Last week, I answered a reader who wanted to know where they should begin a drawing. Today, I want to answer the same question from a slightly different angle by telling you how I usually start landscape drawings.
In the previous post, I talked about general starting points like base layers, dark values, and light values. I listed them as three separate options, but they really work together on most projects.
So this post shows you how that looks with a specific drawing.
How I Usually Start Landscape Drawings
Landscapes almost always begin with an umber under drawing. Why browns? Umber base layers naturally keep landscape greens from being too vivid.
My favorite under drawing colors are Prismacolor Light and/or Dark Umber or Faber-Castell Polychromos Raw Umber or Walnut Brown. I have a nice collection of Derwent Drawing earth tones, too, but haven’t tried them as base layers.
Landscapes tend to take on a life of their own as I draw, making complex line drawings unnecessary, at best. So I begin landscapes with a very simple, basic sketch on the drawing paper, as shown below.
Dark Values First
I start the drawing by shading the base color into the darkest areas first. As I mentioned in last week’s post, starting with the shadows provides an excellent point of comparison for the middle values and light values. Even on colored paper.
However, it’s still important to work with light pressure and build up the values layer by layer. Corrections and adjustments are easier to make, and you also avoid the hazard of getting too dark too quickly.
Add Middle Values and Darken the Dark Values
Once the darkest values are in place, I develop the other values with additional layers.
If a drawing has particularly dark values, as this one does, I use a dark version of the same brown. I added Dark Umber to the Light Umber to darken the shadows.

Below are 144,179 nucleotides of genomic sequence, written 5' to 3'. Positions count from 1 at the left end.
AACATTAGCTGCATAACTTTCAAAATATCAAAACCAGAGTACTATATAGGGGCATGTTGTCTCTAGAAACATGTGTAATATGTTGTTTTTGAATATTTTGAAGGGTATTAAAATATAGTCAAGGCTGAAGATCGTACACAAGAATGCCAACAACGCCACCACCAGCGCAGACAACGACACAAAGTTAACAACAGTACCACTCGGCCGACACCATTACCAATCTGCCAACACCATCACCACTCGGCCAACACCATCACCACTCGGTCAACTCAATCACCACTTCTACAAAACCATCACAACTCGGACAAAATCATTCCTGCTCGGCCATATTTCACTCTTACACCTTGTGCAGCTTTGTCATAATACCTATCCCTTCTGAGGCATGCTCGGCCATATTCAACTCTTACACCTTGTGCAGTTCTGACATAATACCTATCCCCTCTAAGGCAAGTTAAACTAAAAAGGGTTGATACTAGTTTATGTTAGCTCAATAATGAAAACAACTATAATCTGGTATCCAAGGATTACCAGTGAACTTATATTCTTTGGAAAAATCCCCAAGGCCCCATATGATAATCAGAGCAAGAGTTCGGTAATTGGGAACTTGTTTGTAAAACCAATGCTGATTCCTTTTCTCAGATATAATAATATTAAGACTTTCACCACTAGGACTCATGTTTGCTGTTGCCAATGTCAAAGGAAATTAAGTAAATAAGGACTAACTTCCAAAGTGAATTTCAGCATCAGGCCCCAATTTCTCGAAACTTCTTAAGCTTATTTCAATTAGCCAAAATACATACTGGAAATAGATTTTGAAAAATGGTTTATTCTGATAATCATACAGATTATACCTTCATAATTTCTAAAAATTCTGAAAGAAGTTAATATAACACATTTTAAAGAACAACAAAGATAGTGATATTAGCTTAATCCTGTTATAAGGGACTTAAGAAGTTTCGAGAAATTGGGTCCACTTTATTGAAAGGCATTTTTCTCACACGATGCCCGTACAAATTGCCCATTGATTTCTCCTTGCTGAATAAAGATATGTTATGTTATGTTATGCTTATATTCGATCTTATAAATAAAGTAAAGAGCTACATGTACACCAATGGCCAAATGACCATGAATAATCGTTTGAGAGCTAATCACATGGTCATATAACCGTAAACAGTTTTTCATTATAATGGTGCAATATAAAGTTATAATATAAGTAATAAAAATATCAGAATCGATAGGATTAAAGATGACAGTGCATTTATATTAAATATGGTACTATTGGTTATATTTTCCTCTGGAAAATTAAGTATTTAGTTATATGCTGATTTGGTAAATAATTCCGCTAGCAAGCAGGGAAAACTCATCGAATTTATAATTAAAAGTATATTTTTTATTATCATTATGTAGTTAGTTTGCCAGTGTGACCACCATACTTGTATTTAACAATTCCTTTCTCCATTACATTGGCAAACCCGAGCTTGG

Continue Developing Values and Start Developing Details
As I continue darkening the values, I also develop the most important details.
What I want in the finished under drawing is an art piece that looks finished on it’s own. So I fine tune the various parts of the landscape to create balance, a visual path, and interest.
Contrast is also important. The lightest values in a landscape are usually in the sky, so it’s important to get your shadows dark enough to give the landscape depth.
When the under drawing is complete, then I start glazing color. Usually, I choose colors that are light versions of the finished colors, and glaze them over the entire shape, as shown below.
But there is no “right way” to select colors.
Why I Start Landscapes Like This
If a composition fails as an under drawing, it goes no further. I’ve probably spent a couple of hours finishing the umber under layers, so I haven’t invested a lot of time.
If the under drawing can be improved (or fixed as is sometimes needed,) then I fix it now, before adding color.
If it can’t be fixed or improved, I start over with no hard feelings.
That’s How I Usually Start Landscape Drawings
My preference is to work an entire drawing at the same time so I can keep the light and dark values well balanced. I used to finish colored pencil drawings one section at a time, though, so it’s a matter of whatever works best for you.
If you need clarification, let me know.
Otherwise, have fun. You’re now at the fun part!